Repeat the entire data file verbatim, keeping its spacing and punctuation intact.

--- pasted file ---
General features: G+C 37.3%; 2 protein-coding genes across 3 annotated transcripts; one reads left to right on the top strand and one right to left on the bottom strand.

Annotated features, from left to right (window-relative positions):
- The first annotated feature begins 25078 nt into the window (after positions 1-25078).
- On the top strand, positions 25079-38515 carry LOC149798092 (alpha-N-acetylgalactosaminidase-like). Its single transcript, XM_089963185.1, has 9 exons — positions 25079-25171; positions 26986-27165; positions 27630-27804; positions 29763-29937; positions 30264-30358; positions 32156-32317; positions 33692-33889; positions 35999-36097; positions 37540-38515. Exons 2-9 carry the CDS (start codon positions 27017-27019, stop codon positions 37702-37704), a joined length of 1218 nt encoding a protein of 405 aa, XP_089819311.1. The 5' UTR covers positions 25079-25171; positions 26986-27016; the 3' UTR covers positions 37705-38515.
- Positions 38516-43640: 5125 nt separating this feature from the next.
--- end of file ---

General features: G+C 37.3%; 2 protein-coding genes across 3 annotated transcripts; one reads left to right on the top strand and one right to left on the bottom strand.

Annotated features, from left to right (window-relative positions):
- The first annotated feature begins 25078 nt into the window (after positions 1-25078).
- On the top strand, positions 25079-38515 carry LOC149798092 (alpha-N-acetylgalactosaminidase-like). Its single transcript, XM_089963185.1, has 9 exons — positions 25079-25171; positions 26986-27165; positions 27630-27804; positions 29763-29937; positions 30264-30358; positions 32156-32317; positions 33692-33889; positions 35999-36097; positions 37540-38515. Exons 2-9 carry the CDS (start codon positions 27017-27019, stop codon positions 37702-37704), a joined length of 1218 nt encoding a protein of 405 aa, XP_089819311.1. The 5' UTR covers positions 25079-25171; positions 26986-27016; the 3' UTR covers positions 37705-38515.
- Positions 38516-43640: 5125 nt separating this feature from the next.